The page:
Planning for success: Oregon secondary finds consistency against Cal

Oregon looking to snap Stanford's win streak (1:38)

Oregon coach Mark Helfrich looks ahead to his team's matchup this weekend against Stanford. (1:38)

EUGENE, Ore. -- Cal quarterback Jared Goff sent an early message in the Cal-Oregon game on Saturday -- a 40-yard bomb right at Oregon cornerback Arrion Springs off the first snap of the game.

The Bears' plan, not unlike every other team's plan that had faced the Ducks up until last weekend, was to attack Oregon's porous secondary.

It made sense. Oregon had allowed an FBS-worst 27 passing touchdowns and the Ducks had given up 36 completions of 20 or more yards (121st nationally). Only six teams had given up more first downs from passes than Oregon and only five teams had given up more passing yards than the Ducks.

So it wasn't a surprise to see Goff -- the Pac-12's best NFL quarterback prospect -- look to attack the secondary early.

The surprise was that Goff struggled to complete passes against Oregon.

"You can't contain him, you just slow him down," Springs said of Goff. "I think we did a good job slowing him down."

Springs, who's never short on words, might've actually undersold that one a bit.

The Ducks held Goff to his lowest adjusted QBR of the season (41.4), the lowest completion percentage on the season (44 percent) and the fewest completions in a Pac-12 game this season (18).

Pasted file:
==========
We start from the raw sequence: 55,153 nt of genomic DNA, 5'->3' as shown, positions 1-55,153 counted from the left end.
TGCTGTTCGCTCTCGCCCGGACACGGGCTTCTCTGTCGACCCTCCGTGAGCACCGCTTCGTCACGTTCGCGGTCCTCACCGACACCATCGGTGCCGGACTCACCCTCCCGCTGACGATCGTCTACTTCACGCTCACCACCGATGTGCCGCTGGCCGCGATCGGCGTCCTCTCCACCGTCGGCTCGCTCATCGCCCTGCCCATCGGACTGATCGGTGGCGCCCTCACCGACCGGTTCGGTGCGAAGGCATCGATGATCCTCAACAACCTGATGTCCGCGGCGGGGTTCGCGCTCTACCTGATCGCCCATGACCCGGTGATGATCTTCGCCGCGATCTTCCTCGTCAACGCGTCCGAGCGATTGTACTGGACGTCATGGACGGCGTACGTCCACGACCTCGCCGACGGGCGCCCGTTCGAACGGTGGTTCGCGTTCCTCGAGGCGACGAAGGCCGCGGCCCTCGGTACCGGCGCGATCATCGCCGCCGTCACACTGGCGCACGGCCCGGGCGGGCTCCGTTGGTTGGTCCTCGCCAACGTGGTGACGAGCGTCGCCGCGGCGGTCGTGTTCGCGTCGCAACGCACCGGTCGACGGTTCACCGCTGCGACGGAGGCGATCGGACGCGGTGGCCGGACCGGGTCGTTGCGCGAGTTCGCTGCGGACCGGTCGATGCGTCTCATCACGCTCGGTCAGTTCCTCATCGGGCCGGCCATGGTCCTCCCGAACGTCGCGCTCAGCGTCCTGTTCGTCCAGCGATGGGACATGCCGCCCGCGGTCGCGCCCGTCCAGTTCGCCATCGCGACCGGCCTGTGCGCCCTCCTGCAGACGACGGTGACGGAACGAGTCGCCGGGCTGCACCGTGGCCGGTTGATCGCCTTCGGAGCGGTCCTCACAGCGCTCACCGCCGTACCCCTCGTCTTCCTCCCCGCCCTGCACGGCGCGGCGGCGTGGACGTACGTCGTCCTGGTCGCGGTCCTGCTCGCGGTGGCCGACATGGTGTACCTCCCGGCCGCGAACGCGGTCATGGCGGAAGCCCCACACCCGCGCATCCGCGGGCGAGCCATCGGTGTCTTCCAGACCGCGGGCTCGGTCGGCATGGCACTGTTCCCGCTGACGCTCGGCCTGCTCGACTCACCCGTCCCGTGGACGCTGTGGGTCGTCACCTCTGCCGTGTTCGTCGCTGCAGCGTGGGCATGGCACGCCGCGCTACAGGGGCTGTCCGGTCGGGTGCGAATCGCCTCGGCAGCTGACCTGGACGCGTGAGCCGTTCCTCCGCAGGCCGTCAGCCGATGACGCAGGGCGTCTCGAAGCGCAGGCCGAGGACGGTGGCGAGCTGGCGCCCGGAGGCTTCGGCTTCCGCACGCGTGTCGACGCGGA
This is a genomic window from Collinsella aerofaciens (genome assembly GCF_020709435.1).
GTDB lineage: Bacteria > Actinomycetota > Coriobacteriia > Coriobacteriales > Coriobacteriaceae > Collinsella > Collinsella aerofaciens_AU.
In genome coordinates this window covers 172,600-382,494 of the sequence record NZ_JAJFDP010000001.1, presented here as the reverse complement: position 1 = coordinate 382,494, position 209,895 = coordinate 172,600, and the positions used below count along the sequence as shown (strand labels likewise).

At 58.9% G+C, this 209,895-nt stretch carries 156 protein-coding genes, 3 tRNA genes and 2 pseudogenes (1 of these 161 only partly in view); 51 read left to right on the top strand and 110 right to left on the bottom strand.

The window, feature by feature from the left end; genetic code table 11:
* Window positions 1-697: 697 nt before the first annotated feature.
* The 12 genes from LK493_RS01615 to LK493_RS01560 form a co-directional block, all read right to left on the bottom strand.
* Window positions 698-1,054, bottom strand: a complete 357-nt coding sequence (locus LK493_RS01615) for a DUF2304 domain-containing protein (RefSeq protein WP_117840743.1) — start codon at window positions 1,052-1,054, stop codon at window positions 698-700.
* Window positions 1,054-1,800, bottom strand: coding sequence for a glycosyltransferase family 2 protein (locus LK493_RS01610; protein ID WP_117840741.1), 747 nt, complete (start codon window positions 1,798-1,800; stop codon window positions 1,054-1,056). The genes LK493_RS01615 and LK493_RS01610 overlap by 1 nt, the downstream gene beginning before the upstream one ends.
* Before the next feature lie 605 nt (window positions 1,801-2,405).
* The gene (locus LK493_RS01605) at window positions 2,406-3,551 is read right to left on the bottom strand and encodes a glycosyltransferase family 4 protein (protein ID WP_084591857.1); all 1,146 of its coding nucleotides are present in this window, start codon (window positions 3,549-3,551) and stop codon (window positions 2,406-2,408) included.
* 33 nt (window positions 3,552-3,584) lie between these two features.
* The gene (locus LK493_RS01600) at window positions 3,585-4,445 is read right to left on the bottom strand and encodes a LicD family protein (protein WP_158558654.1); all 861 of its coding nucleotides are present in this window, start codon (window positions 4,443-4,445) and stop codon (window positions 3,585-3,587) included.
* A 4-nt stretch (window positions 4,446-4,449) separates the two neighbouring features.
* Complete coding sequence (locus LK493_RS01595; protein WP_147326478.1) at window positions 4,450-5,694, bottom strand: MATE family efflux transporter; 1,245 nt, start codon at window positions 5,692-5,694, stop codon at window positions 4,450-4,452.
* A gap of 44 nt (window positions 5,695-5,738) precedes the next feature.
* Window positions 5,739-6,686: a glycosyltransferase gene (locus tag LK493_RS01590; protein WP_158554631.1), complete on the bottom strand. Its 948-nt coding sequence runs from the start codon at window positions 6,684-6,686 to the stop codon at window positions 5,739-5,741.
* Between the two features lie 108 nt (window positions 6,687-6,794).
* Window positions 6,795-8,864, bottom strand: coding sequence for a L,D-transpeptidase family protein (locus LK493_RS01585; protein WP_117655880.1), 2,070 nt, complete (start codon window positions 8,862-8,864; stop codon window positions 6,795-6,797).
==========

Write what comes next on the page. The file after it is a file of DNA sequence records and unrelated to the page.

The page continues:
Part of that can obviously be attributed to the defensive line, which accounted for four quarterback hurries and two sacks. Up front, the Ducks made life a bit more difficult for Goff so that he didn't have as many opportunities to make big plays downfield.

But a lot of that can be attributed to the fact that the secondary is finally finding some consistency -- for just the second time this season, Oregon had the same starting four in the secondary in two consecutive games.

"We're starting to pick up our chemistry a lot more," safety Reggie Daniels said. "We're starting to communicate better. We're just making sure guys do their jobs right and we're all just executing our assignments."

Oregon defensive back coach John Neal said that communication is easier when guys have more confidence, and that he knew his players would get that kind of confidence once they made plays in games. Neal knew he was in a waiting game to pick his starting four and a main rotation group that he could rely on for extended periods of time.

"When you don't have a lot of confidence or experience you wait for someone to tell you what to do," Neal said. "When you have four guys who don't have experience at the same time, it became an issue. With these guys in there -- and there is some consistency -- there is some confidence being gained and I think that's why we're seeing better results."

But it doesn't slow down here.

The Ducks are now prepping for Stanford quarterback Kevin Hogan, who holds the conference's highest adjusted QBR (and it isn't close). The Cardinal offensive line has allowed just 15 sacks this season, which has given Hogan time in the pocket to allow plays to develop and as a result he has thrown 16 touchdowns to just six interceptions.

His 9.1 yards per pass attempt leads the conference and though he passes less than the Goff's and Luke Falk's of the world, he'll still be a big challenge for an Oregon secondary that's just finding its footing and chemistry.

"We have a couple great quarterbacks in the league," cornerback Tyree Robinson said. "Next week we've got Hogan -- he's another great quarterback. We just have to come in every day. We don't have first year quarterbacks who are just looking to make mistakes. … We have to be ready to play our best game."